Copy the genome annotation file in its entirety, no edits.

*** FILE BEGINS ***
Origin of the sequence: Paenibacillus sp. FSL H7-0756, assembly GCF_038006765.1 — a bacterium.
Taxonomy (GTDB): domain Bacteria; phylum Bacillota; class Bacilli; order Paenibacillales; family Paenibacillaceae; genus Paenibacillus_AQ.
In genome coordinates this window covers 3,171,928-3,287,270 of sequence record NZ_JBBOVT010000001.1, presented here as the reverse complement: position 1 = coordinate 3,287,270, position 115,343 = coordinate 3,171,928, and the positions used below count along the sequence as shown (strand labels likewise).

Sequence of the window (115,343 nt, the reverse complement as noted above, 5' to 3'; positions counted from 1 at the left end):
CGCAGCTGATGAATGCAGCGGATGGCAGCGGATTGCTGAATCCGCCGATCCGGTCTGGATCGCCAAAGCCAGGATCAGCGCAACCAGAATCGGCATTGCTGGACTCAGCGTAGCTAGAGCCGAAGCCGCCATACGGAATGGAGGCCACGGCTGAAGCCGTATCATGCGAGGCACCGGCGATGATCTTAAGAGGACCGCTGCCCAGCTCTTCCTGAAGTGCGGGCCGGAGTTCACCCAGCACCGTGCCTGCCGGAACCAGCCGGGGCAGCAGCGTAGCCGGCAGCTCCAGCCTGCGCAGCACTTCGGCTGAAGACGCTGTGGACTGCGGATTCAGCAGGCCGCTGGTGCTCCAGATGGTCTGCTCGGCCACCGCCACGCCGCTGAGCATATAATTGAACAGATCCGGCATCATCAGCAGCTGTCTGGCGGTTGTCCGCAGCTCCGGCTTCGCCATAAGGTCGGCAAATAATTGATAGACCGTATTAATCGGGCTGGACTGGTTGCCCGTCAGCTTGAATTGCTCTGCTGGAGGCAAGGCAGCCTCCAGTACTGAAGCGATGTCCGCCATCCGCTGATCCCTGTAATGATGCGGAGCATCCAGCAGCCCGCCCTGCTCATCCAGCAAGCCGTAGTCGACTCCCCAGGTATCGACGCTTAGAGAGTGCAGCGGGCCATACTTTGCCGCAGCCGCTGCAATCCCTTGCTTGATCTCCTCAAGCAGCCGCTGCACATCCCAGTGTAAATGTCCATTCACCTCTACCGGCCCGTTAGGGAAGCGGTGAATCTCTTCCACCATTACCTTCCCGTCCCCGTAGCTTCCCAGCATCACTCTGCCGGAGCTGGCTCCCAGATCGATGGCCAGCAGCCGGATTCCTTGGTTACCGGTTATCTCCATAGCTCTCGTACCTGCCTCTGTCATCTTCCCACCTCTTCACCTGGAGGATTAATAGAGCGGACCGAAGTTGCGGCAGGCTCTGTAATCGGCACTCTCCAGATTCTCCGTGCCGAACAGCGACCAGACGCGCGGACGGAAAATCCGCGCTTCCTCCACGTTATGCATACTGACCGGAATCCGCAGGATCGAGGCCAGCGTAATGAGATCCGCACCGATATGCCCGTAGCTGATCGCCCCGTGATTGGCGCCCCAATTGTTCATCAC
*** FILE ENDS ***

Origin of the sequence: Paenibacillus sp. FSL H7-0756, assembly GCF_038006765.1 — a bacterium.
Taxonomy (GTDB): domain Bacteria; phylum Bacillota; class Bacilli; order Paenibacillales; family Paenibacillaceae; genus Paenibacillus_AQ.
In genome coordinates this window covers 3,171,928-3,287,270 of sequence record NZ_JBBOVT010000001.1, presented here as the reverse complement: position 1 = coordinate 3,287,270, position 115,343 = coordinate 3,171,928, and the positions used below count along the sequence as shown (strand labels likewise).

Sequence of the window (115,343 nt, the reverse complement as noted above, 5' to 3'; positions counted from 1 at the left end):
CGCAGCTGATGAATGCAGCGGATGGCAGCGGATTGCTGAATCCGCCGATCCGGTCTGGATCGCCAAAGCCAGGATCAGCGCAACCAGAATCGGCATTGCTGGACTCAGCGTAGCTAGAGCCGAAGCCGCCATACGGAATGGAGGCCACGGCTGAAGCCGTATCATGCGAGGCACCGGCGATGATCTTAAGAGGACCGCTGCCCAGCTCTTCCTGAAGTGCGGGCCGGAGTTCACCCAGCACCGTGCCTGCCGGAACCAGCCGGGGCAGCAGCGTAGCCGGCAGCTCCAGCCTGCGCAGCACTTCGGCTGAAGACGCTGTGGACTGCGGATTCAGCAGGCCGCTGGTGCTCCAGATGGTCTGCTCGGCCACCGCCACGCCGCTGAGCATATAATTGAACAGATCCGGCATCATCAGCAGCTGTCTGGCGGTTGTCCGCAGCTCCGGCTTCGCCATAAGGTCGGCAAATAATTGATAGACCGTATTAATCGGGCTGGACTGGTTGCCCGTCAGCTTGAATTGCTCTGCTGGAGGCAAGGCAGCCTCCAGTACTGAAGCGATGTCCGCCATCCGCTGATCCCTGTAATGATGCGGAGCATCCAGCAGCCCGCCCTGCTCATCCAGCAAGCCGTAGTCGACTCCCCAGGTATCGACGCTTAGAGAGTGCAGCGGGCCATACTTTGCCGCAGCCGCTGCAATCCCTTGCTTGATCTCCTCAAGCAGCCGCTGCACATCCCAGTGTAAATGTCCATTCACCTCTACCGGCCCGTTAGGGAAGCGGTGAATCTCTTCCACCATTACCTTCCCGTCCCCGTAGCTTCCCAGCATCACTCTGCCGGAGCTGGCTCCCAGATCGATGGCCAGCAGCCGGATTCCTTGGTTACCGGTTATCTCCATAGCTCTCGTACCTGCCTCTGTCATCTTCCCACCTCTTCACCTGGAGGATTAATAGAGCGGACCGAAGTTGCGGCAGGCTCTGTAATCGGCACTCTCCAGATTCTCCGTGCCGAACAGCGACCAGACGCGCGGACGGAAAATCCGCGCTTCCTCCACGTTATGCATACTGACCGGAATCCGCAGGATCGAGGCCAGCGTAATGAGATCCGCACCGATATGCCCGTAGCTGATCGCCCCGTGATTGGCGCCCCAATTGTTCATCAC